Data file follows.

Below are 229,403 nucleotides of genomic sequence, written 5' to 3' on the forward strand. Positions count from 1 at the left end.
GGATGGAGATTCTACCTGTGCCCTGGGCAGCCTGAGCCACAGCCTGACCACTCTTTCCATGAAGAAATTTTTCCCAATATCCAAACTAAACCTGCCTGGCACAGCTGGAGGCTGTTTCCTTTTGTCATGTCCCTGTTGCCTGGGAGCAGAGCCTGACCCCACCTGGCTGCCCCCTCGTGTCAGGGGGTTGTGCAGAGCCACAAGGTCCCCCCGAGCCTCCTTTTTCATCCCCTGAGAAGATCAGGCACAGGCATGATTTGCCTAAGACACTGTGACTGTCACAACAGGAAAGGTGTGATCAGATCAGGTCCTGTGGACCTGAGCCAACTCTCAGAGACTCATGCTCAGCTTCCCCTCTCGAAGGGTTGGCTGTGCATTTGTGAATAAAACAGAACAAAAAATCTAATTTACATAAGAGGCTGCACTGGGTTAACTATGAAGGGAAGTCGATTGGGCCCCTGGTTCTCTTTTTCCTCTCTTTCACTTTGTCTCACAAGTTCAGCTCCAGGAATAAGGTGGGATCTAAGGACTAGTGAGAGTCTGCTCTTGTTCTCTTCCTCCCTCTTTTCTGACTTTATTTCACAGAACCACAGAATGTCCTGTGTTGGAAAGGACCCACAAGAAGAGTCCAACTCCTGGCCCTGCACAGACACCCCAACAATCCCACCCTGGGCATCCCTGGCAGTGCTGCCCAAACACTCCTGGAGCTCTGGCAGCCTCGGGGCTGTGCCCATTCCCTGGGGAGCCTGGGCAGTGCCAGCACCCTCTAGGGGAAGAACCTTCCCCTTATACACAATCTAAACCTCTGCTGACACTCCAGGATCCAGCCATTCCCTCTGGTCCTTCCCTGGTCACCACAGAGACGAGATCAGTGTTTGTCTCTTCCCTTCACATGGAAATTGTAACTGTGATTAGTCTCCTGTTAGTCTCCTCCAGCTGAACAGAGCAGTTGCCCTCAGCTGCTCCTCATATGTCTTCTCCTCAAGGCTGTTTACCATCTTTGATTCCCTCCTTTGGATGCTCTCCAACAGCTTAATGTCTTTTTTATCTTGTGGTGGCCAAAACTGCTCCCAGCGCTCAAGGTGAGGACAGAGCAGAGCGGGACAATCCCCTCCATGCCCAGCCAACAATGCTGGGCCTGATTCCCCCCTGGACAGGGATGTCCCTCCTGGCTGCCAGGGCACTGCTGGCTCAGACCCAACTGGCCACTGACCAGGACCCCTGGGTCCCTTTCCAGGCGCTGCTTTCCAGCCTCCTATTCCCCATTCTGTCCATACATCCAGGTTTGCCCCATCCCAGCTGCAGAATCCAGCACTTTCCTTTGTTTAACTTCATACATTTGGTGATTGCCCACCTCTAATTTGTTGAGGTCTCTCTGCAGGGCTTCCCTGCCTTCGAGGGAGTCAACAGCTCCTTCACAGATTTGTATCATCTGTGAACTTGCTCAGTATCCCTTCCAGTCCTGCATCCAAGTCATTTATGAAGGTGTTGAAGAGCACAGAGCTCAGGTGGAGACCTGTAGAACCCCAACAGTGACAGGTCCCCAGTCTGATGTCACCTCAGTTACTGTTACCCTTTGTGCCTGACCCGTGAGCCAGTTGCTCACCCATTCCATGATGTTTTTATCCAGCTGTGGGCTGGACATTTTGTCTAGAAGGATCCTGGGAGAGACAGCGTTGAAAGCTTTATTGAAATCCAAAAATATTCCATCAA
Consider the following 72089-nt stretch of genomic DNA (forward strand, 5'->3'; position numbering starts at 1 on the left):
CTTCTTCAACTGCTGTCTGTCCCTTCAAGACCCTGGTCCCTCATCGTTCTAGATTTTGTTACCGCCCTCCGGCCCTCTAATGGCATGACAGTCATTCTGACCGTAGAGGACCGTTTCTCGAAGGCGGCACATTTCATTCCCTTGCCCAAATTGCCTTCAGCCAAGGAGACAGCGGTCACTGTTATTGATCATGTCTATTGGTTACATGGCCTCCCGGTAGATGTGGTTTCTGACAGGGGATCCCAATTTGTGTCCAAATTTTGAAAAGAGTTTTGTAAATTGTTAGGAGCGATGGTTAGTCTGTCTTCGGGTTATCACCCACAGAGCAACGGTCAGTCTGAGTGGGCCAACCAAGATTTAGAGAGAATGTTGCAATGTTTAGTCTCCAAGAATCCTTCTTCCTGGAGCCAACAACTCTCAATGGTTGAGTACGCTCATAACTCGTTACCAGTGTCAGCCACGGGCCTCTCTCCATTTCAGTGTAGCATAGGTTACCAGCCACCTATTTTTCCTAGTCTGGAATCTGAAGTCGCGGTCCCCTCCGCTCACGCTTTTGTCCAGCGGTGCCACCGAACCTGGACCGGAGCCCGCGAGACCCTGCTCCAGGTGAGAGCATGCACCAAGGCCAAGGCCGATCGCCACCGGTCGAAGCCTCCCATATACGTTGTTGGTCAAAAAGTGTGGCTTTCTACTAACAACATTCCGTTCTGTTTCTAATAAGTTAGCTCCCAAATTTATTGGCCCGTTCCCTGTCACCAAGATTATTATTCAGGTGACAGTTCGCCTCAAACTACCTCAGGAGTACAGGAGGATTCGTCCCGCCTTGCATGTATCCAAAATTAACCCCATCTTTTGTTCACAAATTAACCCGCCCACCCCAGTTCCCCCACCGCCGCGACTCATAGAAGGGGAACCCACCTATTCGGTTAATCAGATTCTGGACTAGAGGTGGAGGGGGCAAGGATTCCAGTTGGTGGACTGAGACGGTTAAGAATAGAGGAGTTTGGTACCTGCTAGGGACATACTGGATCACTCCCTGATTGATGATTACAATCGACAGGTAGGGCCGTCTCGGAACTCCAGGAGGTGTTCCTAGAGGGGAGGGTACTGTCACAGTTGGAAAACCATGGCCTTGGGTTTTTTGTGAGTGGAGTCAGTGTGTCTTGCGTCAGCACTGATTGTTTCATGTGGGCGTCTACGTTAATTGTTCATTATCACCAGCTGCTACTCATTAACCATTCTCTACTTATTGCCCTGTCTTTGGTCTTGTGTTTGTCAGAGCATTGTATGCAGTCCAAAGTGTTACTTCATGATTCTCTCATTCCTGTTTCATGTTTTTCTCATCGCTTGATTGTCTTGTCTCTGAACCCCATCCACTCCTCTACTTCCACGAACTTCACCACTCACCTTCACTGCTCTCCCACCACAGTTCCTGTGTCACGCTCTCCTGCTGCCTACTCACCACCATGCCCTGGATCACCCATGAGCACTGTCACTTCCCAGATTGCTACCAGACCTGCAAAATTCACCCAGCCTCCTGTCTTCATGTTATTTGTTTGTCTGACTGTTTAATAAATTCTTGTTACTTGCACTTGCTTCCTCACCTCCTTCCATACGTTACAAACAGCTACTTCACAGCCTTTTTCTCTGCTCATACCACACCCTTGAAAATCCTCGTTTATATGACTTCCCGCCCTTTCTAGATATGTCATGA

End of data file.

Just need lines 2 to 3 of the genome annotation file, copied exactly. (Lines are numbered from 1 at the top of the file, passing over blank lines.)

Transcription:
GGATGGAGATTCTACCTGTGCCCTGGGCAGCCTGAGCCACAGCCTGACCACTCTTTCCATGAAGAAATTTTTCCCAATATCCAAACTAAACCTGCCTGGCACAGCTGGAGGCTGTTTCCTTTTGTCATGTCCCTGTTGCCTGGGAGCAGAGCCTGACCCCACCTGGCTGCCCCCTCGTGTCAGGGGGTTGTGCAGAGCCACAAGGTCCCCCCGAGCCTCCTTTTTCATCCCCTGAGAAGATCAGGCACAGGCATGATTTGCCTAAGACACTGTGACTGTCACAACAGGAAAGGTGTGATCAGATCAGGTCCTGTGGACCTGAGCCAACTCTCAGAGACTCATGCTCAGCTTCCCCTCTCGAAGGGTTGGCTGTGCATTTGTGAATAAAACAGAACAAAAAATCTAATTTACATAAGAGGCTGCACTGGGTTAACTATGAAGGGAAGTCGATTGGGCCCCTGGTTCTCTTTTTCCTCTCTTTCACTTTGTCTCACAAGTTCAGCTCCAGGAATAAGGTGGGATCTAAGGACTAGTGAGAGTCTGCTCTTGTTCTCTTCCTCCCTCTTTTCTGACTTTATTTCACAGAACCACAGAATGTCCTGTGTTGGAAAGGACCCACAAGAAGAGTCCAACTCCTGGCCCTGCACAGACACCCCAACAATCCCACCCTGGGCATCCCTGGCAGTGCTGCCCAAACACTCCTGGAGCTCTGGCAGCCTCGGGGCTGTGCCCATTCCCTGGGGAGCCTGGGCAGTGCCAGCACCCTCTAGGGGAAGAACCTTCCCCTTATACACAATCTAAACCTCTGCTGACACTCCAGGATCCAGCCATTCCCTCTGGTCCTTCCCTGGTCACCACAGAGACGAGATCAGTGTTTGTCTCTTCCCTTCACATGGAAATTGTAACTGTGATTAGTCTCCTGTTAGTCTCCTCCAGCTGAACAGAGCAGTTGCCCTCAGCTGCTCCTCATATGTCTTCTCCTCAAGGCTGTTTACCATCTTTGATTCCCTCCTTTGGATGCTCTCCAACAGCTTAATGTCTTTTTTATCTTGTGGTGGCCAAAACTGCTCCCAGCGCTCAAGGTGAGGACAGAGCAGAGCGGGACAATCCCCTCCATGCCCAGCCAACAATGCTGGGCCTGATTCCCCCCTGGACAGGGATGTCCCTCCTGGCTGCCAGGGCACTGCTGGCTCAGACCCAACTGGCCACTGACCAGGACCCCTGGGTCCCTTTCCAGGCGCTGCTTTCCAGCCTCCTATTCCCCATTCTGTCCATACATCCAGGTTTGCCCCATCCCAGCTGCAGAATCCAGCACTTTCCTTTGTTTAACTTCATACATTTGGTGATTGCCCACCTCTAATTTGTTGAGGTCTCTCTGCAGGGCTTCCCTGCCTTCGAGGGAGTCAACAGCTCCTTCACAGATTTGTATCATCTGTGAACTTGCTCAGTATCCCTTCCAGTCCTGCATCCAAGTCATTTATGAAGGTGTTGAAGAGCACAGAGCTCAGGTGGAGACCTGTAGAACCCCAACAGTGACAGGTCCCCAGTCTGATGTCACCTCAGTTACTGTTACCCTTTGTGCCTGACCCGTGAGCCAGTTGCTCACCCATTCCATGATGTTTTTATCCAGCTGTGGGCTGGACATTTTGTCTAGAAGGATCCTGGGAGAGACAGCGTTGAAAGCTTTATTGAAATCCAAAAATATTCCATCAA
Consider the following 72089-nt stretch of genomic DNA (forward strand, 5'->3'; position numbering starts at 1 on the left):